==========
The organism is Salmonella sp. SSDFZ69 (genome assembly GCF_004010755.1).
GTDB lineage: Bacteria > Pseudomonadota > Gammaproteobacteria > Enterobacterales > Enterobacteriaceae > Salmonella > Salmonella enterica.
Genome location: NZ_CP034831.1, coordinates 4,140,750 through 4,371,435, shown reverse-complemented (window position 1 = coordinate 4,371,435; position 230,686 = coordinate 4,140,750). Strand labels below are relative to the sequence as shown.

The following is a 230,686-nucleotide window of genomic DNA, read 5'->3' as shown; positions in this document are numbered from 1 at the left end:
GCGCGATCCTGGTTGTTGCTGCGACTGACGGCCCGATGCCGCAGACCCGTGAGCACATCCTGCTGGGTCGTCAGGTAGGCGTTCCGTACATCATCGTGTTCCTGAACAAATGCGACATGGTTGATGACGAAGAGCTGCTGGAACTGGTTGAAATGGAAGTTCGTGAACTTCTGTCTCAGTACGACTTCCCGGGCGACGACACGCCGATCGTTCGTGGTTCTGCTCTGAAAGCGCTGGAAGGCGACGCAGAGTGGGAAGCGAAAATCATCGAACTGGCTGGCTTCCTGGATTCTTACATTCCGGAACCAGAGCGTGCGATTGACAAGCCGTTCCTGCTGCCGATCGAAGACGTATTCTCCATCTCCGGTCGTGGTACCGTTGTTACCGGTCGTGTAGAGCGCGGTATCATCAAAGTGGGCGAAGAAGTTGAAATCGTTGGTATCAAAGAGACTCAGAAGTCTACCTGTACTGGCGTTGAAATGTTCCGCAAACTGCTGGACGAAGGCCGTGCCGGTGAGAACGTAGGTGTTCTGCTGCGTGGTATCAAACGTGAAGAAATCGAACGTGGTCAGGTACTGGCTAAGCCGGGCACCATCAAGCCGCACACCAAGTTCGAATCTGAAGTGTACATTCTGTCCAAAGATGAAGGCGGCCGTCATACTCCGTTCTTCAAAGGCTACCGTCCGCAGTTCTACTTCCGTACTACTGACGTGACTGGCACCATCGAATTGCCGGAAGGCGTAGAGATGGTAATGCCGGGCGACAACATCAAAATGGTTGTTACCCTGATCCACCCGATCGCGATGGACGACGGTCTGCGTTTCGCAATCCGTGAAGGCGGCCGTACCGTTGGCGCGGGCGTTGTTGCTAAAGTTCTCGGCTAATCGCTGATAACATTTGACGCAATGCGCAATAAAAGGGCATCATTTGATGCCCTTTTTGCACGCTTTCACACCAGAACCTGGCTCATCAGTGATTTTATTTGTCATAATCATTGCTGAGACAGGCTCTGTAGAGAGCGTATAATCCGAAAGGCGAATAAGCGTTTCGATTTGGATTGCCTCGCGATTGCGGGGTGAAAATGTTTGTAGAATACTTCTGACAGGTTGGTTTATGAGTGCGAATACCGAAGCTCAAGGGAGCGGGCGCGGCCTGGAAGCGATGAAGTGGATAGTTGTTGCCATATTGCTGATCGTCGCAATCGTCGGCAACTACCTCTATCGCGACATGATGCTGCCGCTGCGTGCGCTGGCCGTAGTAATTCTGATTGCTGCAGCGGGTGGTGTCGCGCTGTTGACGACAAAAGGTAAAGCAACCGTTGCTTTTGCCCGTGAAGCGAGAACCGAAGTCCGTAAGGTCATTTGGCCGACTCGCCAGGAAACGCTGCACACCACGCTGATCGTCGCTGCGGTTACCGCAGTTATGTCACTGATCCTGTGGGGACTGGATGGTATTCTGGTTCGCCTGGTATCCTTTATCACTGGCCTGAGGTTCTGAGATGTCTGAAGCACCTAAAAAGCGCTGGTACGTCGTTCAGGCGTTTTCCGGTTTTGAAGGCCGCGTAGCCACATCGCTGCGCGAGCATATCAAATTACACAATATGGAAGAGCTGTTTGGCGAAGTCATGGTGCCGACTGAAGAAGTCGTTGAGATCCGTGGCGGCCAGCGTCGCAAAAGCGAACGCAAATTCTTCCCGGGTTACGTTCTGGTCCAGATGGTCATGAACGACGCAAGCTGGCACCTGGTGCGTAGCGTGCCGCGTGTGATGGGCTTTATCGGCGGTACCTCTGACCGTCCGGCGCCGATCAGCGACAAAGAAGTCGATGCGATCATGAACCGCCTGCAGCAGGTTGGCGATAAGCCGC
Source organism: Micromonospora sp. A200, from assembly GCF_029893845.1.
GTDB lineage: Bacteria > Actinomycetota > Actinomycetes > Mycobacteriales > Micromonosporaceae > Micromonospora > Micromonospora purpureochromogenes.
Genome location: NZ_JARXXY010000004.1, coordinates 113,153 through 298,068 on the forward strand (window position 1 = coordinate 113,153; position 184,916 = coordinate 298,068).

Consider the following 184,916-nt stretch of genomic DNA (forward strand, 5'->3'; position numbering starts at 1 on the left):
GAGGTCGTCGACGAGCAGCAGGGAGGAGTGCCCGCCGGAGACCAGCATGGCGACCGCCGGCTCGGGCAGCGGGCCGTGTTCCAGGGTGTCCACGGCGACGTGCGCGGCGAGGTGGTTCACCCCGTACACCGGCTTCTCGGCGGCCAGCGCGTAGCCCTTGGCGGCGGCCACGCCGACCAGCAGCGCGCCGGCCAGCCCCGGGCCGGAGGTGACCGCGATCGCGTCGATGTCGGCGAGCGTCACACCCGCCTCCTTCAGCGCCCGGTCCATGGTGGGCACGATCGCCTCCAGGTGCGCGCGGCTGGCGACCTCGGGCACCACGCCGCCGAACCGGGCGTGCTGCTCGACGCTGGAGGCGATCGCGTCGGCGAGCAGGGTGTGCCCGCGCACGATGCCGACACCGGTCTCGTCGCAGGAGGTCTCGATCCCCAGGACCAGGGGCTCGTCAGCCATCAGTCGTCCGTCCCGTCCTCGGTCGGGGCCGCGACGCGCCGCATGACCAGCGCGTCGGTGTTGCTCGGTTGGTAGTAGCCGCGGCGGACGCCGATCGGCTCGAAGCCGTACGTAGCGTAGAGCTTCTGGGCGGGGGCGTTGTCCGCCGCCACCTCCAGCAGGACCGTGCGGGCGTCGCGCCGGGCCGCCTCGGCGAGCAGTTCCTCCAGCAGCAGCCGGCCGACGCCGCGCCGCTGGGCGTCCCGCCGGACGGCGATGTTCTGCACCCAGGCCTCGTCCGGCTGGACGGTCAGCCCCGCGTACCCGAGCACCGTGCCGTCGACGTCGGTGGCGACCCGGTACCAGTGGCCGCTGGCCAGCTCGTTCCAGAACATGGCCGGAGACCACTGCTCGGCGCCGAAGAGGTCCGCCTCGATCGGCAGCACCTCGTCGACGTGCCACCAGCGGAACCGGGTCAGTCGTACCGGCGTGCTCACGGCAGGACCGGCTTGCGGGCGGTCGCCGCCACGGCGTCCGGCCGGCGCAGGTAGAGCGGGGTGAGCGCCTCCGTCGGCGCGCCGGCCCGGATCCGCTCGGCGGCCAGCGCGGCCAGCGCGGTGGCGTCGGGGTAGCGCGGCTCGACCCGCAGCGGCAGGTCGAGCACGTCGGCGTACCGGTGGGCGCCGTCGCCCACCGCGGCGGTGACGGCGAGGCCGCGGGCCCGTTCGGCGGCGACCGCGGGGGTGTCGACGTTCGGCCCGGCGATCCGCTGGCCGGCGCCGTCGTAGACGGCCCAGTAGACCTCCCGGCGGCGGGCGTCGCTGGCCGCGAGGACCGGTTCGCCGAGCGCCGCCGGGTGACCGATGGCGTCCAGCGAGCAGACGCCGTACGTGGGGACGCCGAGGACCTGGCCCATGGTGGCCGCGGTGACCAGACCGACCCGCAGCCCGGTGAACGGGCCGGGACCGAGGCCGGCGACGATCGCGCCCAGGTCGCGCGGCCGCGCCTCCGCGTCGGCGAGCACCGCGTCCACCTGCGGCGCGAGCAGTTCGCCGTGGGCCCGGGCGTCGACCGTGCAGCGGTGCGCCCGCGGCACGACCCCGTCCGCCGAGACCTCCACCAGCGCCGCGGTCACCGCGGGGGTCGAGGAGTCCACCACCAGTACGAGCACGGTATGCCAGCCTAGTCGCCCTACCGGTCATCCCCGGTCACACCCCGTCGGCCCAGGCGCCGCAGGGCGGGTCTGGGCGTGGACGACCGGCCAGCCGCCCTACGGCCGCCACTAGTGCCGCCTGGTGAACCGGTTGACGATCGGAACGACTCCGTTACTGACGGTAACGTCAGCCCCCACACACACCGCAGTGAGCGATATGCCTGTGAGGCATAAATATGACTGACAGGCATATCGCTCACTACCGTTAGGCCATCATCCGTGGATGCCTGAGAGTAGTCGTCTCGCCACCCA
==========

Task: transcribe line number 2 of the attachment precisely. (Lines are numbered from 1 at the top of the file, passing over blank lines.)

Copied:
GTDB lineage: Bacteria > Pseudomonadota > Gammaproteobacteria > Enterobacterales > Enterobacteriaceae > Salmonella > Salmonella enterica.